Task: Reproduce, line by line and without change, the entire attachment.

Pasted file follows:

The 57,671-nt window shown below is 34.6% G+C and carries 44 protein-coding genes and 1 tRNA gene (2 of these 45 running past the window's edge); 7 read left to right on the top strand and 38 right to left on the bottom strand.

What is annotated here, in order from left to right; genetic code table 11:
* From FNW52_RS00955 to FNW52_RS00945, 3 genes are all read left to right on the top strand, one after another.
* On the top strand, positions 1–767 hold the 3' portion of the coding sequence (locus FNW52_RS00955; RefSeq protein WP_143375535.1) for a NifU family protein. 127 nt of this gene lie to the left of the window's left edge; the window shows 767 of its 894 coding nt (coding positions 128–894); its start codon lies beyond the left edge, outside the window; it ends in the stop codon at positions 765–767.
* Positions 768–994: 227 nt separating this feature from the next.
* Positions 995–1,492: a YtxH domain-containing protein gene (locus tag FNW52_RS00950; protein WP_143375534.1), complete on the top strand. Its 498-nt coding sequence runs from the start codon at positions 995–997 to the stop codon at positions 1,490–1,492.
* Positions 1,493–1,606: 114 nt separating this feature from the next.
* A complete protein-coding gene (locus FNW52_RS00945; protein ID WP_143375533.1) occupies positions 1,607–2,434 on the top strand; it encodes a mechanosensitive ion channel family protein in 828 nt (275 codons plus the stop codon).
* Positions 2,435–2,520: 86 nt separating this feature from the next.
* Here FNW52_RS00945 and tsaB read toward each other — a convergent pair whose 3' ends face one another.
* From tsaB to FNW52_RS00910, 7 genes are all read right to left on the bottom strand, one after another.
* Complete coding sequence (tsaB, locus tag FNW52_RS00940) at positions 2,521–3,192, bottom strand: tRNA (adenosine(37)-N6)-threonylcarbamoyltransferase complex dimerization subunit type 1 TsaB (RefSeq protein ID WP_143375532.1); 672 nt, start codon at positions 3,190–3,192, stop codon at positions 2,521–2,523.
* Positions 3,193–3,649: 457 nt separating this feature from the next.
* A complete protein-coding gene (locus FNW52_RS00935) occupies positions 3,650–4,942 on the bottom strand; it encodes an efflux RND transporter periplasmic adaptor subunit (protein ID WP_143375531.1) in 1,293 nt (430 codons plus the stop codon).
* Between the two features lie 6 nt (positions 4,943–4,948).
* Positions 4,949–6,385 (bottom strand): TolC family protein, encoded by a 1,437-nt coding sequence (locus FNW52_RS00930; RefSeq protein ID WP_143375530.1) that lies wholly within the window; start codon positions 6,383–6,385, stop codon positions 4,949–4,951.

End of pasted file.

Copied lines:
The 57,671-nt window shown below is 34.6% G+C and carries 44 protein-coding genes and 1 tRNA gene (2 of these 45 running past the window's edge); 7 read left to right on the top strand and 38 right to left on the bottom strand.

What is annotated here, in order from left to right; genetic code table 11:
* From FNW52_RS00955 to FNW52_RS00945, 3 genes are all read left to right on the top strand, one after another.
* On the top strand, positions 1–767 hold the 3' portion of the coding sequence (locus FNW52_RS00955; RefSeq protein WP_143375535.1) for a NifU family protein. 127 nt of this gene lie to the left of the window's left edge; the window shows 767 of its 894 coding nt (coding positions 128–894); its start codon lies beyond the left edge, outside the window; it ends in the stop codon at positions 765–767.
* Positions 768–994: 227 nt separating this feature from the next.
* Positions 995–1,492: a YtxH domain-containing protein gene (locus tag FNW52_RS00950; protein WP_143375534.1), complete on the top strand. Its 498-nt coding sequence runs from the start codon at positions 995–997 to the stop codon at positions 1,490–1,492.
* Positions 1,493–1,606: 114 nt separating this feature from the next.
* A complete protein-coding gene (locus FNW52_RS00945; protein ID WP_143375533.1) occupies positions 1,607–2,434 on the top strand; it encodes a mechanosensitive ion channel family protein in 828 nt (275 codons plus the stop codon).
* Positions 2,435–2,520: 86 nt separating this feature from the next.
* Here FNW52_RS00945 and tsaB read toward each other — a convergent pair whose 3' ends face one another.
* From tsaB to FNW52_RS00910, 7 genes are all read right to left on the bottom strand, one after another.
* Complete coding sequence (tsaB, locus tag FNW52_RS00940) at positions 2,521–3,192, bottom strand: tRNA (adenosine(37)-N6)-threonylcarbamoyltransferase complex dimerization subunit type 1 TsaB (RefSeq protein ID WP_143375532.1); 672 nt, start codon at positions 3,190–3,192, stop codon at positions 2,521–2,523.
* Positions 3,193–3,649: 457 nt separating this feature from the next.
* A complete protein-coding gene (locus FNW52_RS00935) occupies positions 3,650–4,942 on the bottom strand; it encodes an efflux RND transporter periplasmic adaptor subunit (protein ID WP_143375531.1) in 1,293 nt (430 codons plus the stop codon).
* Between the two features lie 6 nt (positions 4,943–4,948).
* Positions 4,949–6,385 (bottom strand): TolC family protein, encoded by a 1,437-nt coding sequence (locus FNW52_RS00930; RefSeq protein ID WP_143375530.1) that lies wholly within the window; start codon positions 6,383–6,385, stop codon positions 4,949–4,951.